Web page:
Recognizing faces in everyday objects—a phenomenon known as face pareidolia—appears to occur when visual mechanisms that typically process human faces process an object, this research suggests. Participants viewed several “pareidolia faces” that appear to have a specific direction of attention as well as human faces with different gaze directions. When indicating whether the human face was making eye contact with them, participants shifted their judgment in direction of the gaze of the pareidolia images (e.g., participants who saw left-gazing pareidolia images classified slight left gazes as eye contact). This effect indicates processing the pareidolia images and the faces relied on overlapping mechanisms.
Polluted Psyche: Is the Effect of Air Pollution on Unethical Behavior More Physiological or Psychological?
Shiyang Gong, Jackson G. Lu, John M. Schaubroeck, et al.
In this commentary, Gong and colleagues extend Lu et al.’s (2018) findings that air pollution predicts unethical behavior. In two studies, the researchers show that people tend to feel more anxious and thus behave more unethically when they psychologically experience (i.e., have the perception of experiencing) more air pollution (e.g., when cloudiness makes pollution appear more severe; when health alerts deem pollution levels unhealthy). This effect indicates that the association between air pollution and unethical behavior may be more driven by perceived air-pollution levels than by the actual physiological effects of air pollution.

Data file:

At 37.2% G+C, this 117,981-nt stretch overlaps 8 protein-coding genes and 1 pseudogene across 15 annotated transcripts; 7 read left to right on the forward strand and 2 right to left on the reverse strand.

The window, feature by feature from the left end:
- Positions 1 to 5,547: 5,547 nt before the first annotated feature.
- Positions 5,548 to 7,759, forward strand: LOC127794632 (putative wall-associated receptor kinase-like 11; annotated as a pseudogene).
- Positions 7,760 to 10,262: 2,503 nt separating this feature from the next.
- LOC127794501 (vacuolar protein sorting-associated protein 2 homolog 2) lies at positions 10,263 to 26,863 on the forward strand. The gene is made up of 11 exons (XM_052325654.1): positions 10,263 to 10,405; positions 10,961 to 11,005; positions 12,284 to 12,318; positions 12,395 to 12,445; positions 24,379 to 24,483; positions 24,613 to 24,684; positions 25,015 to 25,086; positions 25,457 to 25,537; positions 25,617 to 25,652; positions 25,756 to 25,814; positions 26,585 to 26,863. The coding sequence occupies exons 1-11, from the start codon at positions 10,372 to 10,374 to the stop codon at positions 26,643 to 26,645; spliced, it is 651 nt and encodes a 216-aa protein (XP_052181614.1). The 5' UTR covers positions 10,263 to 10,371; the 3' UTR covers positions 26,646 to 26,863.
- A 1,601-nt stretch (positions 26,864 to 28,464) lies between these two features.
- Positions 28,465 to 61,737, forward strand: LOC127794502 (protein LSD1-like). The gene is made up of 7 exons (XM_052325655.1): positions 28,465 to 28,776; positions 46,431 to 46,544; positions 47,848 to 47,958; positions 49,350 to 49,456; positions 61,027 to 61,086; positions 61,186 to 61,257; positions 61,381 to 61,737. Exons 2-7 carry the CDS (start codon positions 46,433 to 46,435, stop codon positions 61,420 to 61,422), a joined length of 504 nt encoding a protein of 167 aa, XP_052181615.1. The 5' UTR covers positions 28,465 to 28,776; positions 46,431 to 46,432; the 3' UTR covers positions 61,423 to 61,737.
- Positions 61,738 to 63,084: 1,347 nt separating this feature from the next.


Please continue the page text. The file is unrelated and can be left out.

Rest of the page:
Reanalysis Suggests Evidence for Motor Simulation in Naming Tools Is Limited: A Commentary on Witt, Kemmerer, Linkenauger, and Culham (2010)
Jessica K. Witt, David Kemmerer, Sally A. Linkenauger, and Jody C. Culham
Witt and colleagues reanalyze the data from their 2010 study, in which they had reported that participants were faster and more accurate at naming tools with handles oriented toward their unoccupied hand than toward their hand squeezing a ball, indicating that motor simulation helps to name tools. After reported failures to replicate these findings, Witt and colleagues opted for using multiverse and Bayesian analysis to self-correct their findings. This reanalysis indicated an absence of differences in the data, suggesting that motor simulation may not play a supportive role in naming tools.